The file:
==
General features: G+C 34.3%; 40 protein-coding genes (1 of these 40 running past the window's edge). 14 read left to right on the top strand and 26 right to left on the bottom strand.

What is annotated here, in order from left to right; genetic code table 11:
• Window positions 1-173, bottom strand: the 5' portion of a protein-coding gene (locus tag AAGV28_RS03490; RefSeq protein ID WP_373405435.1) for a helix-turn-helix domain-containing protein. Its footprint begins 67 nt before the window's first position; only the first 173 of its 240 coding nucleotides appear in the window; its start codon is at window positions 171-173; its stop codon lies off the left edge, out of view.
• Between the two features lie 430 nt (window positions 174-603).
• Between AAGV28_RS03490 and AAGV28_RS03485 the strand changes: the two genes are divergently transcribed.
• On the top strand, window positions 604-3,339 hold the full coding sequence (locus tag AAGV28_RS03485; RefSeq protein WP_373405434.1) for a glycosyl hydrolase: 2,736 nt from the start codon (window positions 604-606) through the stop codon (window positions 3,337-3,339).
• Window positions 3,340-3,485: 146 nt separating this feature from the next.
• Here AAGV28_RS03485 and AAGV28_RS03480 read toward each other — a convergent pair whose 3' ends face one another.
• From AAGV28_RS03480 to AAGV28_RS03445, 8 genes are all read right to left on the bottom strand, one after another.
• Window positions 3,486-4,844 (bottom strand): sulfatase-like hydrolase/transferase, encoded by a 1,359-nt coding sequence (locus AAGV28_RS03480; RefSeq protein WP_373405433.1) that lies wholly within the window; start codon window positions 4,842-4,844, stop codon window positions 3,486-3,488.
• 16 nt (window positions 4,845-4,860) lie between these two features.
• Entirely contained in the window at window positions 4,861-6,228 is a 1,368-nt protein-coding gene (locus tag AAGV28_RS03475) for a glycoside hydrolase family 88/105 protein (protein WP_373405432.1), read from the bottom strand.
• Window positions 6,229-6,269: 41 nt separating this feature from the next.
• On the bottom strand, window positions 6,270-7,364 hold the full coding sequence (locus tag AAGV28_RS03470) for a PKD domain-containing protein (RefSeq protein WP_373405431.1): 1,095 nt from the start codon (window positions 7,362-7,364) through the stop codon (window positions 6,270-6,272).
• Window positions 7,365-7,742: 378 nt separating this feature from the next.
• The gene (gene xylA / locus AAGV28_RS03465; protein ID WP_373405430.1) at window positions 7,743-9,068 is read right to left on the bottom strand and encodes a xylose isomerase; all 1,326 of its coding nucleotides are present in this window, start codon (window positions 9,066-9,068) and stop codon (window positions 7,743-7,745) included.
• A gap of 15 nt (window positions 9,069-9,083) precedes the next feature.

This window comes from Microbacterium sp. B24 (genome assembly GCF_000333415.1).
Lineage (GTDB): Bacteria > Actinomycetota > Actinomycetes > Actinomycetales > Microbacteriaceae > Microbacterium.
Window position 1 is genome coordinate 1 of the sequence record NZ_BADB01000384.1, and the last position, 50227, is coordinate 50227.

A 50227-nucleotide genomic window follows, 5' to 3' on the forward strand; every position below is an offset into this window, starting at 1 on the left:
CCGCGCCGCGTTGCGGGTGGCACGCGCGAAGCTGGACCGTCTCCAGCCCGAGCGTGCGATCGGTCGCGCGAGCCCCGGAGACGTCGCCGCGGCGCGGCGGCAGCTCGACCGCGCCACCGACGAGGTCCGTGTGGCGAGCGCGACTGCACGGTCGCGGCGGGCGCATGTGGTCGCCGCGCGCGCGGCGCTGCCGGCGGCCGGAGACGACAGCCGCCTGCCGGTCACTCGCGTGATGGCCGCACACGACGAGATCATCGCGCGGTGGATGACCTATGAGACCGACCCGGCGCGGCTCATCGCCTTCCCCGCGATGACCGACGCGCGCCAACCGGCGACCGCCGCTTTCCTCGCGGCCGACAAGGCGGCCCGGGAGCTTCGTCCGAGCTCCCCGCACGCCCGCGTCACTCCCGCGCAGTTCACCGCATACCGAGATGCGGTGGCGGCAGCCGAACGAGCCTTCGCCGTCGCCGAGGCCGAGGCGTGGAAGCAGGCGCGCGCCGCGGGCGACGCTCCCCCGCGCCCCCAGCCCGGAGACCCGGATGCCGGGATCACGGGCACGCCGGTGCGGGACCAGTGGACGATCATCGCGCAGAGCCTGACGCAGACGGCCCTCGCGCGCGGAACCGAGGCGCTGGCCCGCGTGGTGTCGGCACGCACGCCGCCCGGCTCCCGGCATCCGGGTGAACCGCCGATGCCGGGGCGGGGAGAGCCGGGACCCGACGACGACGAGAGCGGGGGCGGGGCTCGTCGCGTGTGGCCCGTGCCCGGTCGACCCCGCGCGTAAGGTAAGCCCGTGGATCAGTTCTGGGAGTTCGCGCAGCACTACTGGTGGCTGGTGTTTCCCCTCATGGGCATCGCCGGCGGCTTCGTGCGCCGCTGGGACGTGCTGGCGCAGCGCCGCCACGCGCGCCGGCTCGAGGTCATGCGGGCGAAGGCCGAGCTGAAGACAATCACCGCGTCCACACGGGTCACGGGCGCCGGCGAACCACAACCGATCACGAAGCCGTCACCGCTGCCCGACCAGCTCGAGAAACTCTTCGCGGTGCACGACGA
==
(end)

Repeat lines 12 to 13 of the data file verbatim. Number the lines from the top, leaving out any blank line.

• Entirely contained in the window at window positions 4,861-6,228 is a 1,368-nt protein-coding gene (locus tag AAGV28_RS03475) for a glycoside hydrolase family 88/105 protein (protein WP_373405432.1), read from the bottom strand.
• Window positions 6,229-6,269: 41 nt separating this feature from the next.